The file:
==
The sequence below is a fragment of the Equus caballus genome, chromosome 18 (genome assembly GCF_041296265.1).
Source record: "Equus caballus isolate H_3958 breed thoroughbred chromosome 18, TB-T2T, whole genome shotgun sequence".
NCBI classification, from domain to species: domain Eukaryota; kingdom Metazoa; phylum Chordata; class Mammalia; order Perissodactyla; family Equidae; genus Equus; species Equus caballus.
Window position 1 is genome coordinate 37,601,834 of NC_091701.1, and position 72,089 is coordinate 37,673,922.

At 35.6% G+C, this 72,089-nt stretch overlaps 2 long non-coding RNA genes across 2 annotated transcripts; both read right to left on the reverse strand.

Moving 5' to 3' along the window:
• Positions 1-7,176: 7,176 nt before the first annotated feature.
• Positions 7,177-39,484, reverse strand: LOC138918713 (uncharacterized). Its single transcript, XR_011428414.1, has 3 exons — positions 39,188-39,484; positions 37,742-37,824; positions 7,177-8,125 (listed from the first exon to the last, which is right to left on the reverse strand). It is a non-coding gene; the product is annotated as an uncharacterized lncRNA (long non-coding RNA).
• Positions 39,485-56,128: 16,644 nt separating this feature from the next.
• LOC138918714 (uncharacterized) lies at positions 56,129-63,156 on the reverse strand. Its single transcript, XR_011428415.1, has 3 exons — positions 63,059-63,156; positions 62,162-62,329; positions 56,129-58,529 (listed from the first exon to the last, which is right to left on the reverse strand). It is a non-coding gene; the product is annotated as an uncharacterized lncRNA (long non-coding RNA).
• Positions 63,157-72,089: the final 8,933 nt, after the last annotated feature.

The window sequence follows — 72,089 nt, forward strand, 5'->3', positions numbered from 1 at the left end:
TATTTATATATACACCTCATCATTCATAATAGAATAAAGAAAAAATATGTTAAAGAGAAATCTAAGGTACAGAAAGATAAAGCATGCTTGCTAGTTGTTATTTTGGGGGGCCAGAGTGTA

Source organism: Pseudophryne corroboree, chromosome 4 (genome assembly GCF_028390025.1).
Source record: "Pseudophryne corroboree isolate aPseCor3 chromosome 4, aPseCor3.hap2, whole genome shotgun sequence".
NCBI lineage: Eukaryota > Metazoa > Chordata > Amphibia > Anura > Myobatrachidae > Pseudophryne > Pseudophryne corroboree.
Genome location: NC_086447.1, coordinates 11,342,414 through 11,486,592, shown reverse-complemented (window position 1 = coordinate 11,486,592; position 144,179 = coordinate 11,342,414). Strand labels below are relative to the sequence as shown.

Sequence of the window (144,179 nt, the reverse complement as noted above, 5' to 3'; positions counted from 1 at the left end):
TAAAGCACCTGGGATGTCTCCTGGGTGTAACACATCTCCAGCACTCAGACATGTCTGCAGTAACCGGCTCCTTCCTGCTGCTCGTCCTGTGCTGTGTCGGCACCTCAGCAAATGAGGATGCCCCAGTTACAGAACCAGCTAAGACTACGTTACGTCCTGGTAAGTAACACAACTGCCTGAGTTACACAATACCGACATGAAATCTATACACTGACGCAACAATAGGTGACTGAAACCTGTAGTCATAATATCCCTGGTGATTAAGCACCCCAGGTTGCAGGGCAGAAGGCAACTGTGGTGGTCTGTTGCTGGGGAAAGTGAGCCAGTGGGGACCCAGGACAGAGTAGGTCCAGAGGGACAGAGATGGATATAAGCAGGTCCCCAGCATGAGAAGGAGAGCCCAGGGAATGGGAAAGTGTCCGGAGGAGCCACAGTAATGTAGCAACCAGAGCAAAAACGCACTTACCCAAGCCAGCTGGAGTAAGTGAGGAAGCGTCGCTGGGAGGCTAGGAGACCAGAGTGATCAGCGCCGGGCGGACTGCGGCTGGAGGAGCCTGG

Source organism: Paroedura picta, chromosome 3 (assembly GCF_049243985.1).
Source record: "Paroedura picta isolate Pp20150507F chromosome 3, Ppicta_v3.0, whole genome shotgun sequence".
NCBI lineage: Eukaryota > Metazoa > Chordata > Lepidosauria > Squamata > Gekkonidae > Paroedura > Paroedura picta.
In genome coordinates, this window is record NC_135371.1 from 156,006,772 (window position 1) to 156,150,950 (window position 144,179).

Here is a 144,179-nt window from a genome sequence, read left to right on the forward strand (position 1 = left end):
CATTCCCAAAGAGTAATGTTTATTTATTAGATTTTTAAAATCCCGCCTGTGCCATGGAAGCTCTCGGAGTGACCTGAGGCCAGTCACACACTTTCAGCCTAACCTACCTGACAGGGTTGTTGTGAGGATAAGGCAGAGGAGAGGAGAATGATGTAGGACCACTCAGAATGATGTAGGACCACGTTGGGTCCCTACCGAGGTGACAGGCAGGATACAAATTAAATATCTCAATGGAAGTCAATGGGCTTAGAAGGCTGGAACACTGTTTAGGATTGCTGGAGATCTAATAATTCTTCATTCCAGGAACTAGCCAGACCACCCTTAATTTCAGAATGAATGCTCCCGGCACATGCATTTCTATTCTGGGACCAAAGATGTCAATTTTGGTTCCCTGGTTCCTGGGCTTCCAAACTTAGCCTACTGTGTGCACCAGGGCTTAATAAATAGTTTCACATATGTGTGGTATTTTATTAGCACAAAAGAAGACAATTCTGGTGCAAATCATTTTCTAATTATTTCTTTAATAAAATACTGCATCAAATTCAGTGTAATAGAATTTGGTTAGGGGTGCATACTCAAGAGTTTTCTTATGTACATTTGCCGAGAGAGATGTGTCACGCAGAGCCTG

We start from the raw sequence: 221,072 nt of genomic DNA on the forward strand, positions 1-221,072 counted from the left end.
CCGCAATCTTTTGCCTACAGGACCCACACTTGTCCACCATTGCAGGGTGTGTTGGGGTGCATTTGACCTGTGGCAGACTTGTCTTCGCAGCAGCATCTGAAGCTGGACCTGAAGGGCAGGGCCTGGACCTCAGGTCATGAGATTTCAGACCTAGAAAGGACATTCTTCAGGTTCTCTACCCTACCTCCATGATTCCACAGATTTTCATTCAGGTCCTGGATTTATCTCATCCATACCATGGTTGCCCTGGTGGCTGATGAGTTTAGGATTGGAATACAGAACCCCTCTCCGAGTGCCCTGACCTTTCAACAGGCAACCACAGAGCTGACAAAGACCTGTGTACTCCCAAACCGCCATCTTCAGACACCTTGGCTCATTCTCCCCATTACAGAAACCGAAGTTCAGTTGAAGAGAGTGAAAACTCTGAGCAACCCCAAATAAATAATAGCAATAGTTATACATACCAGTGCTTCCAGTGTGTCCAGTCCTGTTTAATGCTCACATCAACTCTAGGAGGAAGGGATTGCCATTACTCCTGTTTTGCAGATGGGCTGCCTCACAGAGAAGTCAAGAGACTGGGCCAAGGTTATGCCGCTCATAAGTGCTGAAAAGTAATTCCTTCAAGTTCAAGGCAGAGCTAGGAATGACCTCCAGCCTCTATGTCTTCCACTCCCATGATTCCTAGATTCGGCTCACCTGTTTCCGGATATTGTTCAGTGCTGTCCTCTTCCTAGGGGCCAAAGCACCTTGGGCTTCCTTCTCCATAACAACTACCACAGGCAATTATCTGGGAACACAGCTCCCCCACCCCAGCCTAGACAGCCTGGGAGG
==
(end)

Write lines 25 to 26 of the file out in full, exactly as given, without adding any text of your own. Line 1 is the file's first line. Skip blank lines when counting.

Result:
CATTCCCAAAGAGTAATGTTTATTTATTAGATTTTTAAAATCCCGCCTGTGCCATGGAAGCTCTCGGAGTGACCTGAGGCCAGTCACACACTTTCAGCCTAACCTACCTGACAGGGTTGTTGTGAGGATAAGGCAGAGGAGAGGAGAATGATGTAGGACCACTCAGAATGATGTAGGACCACGTTGGGTCCCTACCGAGGTGACAGGCAGGATACAAATTAAATATCTCAATGGAAGTCAATGGGCTTAGAAGGCTGGAACACTGTTTAGGATTGCTGGAGATCTAATAATTCTTCATTCCAGGAACTAGCCAGACCACCCTTAATTTCAGAATGAATGCTCCCGGCACATGCATTTCTATTCTGGGACCAAAGATGTCAATTTTGGTTCCCTGGTTCCTGGGCTTCCAAACTTAGCCTACTGTGTGCACCAGGGCTTAATAAATAGTTTCACATATGTGTGGTATTTTATTAGCACAAAAGAAGACAATTCTGGTGCAAATCATTTTCTAATTATTTCTTTAATAAAATACTGCATCAAATTCAGTGTAATAGAATTTGGTTAGGGGTGCATACTCAAGAGTTTTCTTATGTACATTTGCCGAGAGAGATGTGTCACGCAGAGCCTG

We start from the raw sequence: 221,072 nt of genomic DNA on the forward strand, positions 1-221,072 counted from the left end.